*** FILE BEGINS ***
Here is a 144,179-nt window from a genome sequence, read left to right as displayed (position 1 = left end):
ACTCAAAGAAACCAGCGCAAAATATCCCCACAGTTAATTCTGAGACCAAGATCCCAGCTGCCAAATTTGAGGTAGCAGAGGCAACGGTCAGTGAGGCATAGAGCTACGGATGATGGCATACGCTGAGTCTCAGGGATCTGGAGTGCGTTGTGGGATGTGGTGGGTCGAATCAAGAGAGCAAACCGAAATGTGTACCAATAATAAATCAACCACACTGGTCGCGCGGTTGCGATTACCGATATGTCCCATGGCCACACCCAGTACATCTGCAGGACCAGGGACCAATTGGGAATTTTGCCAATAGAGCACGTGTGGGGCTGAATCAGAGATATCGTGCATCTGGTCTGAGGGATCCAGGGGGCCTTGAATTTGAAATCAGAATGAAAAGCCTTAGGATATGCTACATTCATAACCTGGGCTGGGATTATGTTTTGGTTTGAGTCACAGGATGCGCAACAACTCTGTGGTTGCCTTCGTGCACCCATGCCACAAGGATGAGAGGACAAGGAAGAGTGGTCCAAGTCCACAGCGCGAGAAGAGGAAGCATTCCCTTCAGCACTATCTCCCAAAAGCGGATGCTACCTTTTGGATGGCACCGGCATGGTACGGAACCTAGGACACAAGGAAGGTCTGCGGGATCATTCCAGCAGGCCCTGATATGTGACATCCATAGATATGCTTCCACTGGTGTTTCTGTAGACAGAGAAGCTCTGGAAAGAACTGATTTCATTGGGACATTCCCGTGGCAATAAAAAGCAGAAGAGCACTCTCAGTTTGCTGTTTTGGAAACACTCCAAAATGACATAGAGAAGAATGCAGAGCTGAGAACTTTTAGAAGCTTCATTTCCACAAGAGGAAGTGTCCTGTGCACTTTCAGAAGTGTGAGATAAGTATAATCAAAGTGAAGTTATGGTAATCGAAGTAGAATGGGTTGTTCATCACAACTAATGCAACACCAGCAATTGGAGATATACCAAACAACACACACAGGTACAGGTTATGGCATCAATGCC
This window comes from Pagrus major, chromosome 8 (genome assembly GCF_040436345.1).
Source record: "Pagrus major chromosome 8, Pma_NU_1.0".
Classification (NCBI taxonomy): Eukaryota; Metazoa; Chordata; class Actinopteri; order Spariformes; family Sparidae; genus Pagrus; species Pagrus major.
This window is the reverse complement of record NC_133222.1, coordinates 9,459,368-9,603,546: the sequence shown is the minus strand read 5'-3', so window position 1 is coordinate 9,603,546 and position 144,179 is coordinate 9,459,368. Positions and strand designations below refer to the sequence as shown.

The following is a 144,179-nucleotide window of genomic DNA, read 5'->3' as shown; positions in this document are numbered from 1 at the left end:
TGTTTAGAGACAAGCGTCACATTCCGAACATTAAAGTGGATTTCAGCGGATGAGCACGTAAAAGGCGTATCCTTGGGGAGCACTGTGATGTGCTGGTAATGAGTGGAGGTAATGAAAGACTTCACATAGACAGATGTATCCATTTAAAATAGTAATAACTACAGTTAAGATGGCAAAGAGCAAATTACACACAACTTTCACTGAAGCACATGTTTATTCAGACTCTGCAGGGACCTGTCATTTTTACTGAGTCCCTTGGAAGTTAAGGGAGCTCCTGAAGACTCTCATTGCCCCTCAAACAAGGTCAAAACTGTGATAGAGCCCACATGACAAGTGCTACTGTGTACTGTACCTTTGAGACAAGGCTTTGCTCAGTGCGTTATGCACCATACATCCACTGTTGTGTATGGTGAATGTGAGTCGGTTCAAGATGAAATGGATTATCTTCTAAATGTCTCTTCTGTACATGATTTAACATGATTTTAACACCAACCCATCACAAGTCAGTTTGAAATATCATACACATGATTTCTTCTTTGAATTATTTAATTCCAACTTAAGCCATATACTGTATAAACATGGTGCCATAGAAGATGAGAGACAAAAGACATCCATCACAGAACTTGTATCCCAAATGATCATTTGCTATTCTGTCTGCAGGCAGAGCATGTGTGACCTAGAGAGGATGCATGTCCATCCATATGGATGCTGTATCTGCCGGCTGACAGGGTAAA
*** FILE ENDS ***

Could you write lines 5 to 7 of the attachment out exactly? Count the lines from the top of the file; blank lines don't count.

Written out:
Classification (NCBI taxonomy): Eukaryota; Metazoa; Chordata; class Actinopteri; order Spariformes; family Sparidae; genus Pagrus; species Pagrus major.
This window is the reverse complement of record NC_133222.1, coordinates 9,459,368-9,603,546: the sequence shown is the minus strand read 5'-3', so window position 1 is coordinate 9,603,546 and position 144,179 is coordinate 9,459,368. Positions and strand designations below refer to the sequence as shown.

The following is a 144,179-nucleotide window of genomic DNA, read 5'->3' as shown; positions in this document are numbered from 1 at the left end: